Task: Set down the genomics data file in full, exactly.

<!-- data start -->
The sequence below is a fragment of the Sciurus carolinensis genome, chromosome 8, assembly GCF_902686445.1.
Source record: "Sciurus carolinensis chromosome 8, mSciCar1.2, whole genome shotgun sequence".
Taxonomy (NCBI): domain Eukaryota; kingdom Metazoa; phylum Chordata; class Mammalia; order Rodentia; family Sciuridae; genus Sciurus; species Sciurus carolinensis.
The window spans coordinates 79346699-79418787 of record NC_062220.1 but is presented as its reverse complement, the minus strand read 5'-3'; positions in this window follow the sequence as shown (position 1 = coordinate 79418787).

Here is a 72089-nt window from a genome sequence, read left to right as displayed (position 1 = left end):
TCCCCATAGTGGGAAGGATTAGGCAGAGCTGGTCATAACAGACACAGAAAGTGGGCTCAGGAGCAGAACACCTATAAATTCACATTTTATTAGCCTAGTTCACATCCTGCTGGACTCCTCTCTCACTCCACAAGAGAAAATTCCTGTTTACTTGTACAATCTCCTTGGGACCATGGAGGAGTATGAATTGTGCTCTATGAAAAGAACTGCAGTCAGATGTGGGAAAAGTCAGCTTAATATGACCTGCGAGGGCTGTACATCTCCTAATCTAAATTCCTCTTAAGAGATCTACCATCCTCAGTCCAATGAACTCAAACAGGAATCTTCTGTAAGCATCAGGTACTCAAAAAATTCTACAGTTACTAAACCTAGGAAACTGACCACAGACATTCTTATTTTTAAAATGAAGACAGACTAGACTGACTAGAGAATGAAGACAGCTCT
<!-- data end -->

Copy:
The sequence below is a fragment of the Sciurus carolinensis genome, chromosome 8, assembly GCF_902686445.1.
Source record: "Sciurus carolinensis chromosome 8, mSciCar1.2, whole genome shotgun sequence".
Taxonomy (NCBI): domain Eukaryota; kingdom Metazoa; phylum Chordata; class Mammalia; order Rodentia; family Sciuridae; genus Sciurus; species Sciurus carolinensis.
The window spans coordinates 79346699-79418787 of record NC_062220.1 but is presented as its reverse complement, the minus strand read 5'-3'; positions in this window follow the sequence as shown (position 1 = coordinate 79418787).

Here is a 72089-nt window from a genome sequence, read left to right as displayed (position 1 = left end):
TCCCCATAGTGGGAAGGATTAGGCAGAGCTGGTCATAACAGACACAGAAAGTGGGCTCAGGAGCAGAACACCTATAAATTCACATTTTATTAGCCTAGTTCACATCCTGCTGGACTCCTCTCTCACTCCACAAGAGAAAATTCCTGTTTACTTGTACAATCTCCTTGGGACCATGGAGGAGTATGAATTGTGCTCTATGAAAAGAACTGCAGTCAGATGTGGGAAAAGTCAGCTTAATATGACCTGCGAGGGCTGTACATCTCCTAATCTAAATTCCTCTTAAGAGATCTACCATCCTCAGTCCAATGAACTCAAACAGGAATCTTCTGTAAGCATCAGGTACTCAAAAAATTCTACAGTTACTAAACCTAGGAAACTGACCACAGACATTCTTATTTTTAAAATGAAGACAGACTAGACTGACTAGAGAATGAAGACAGCTCT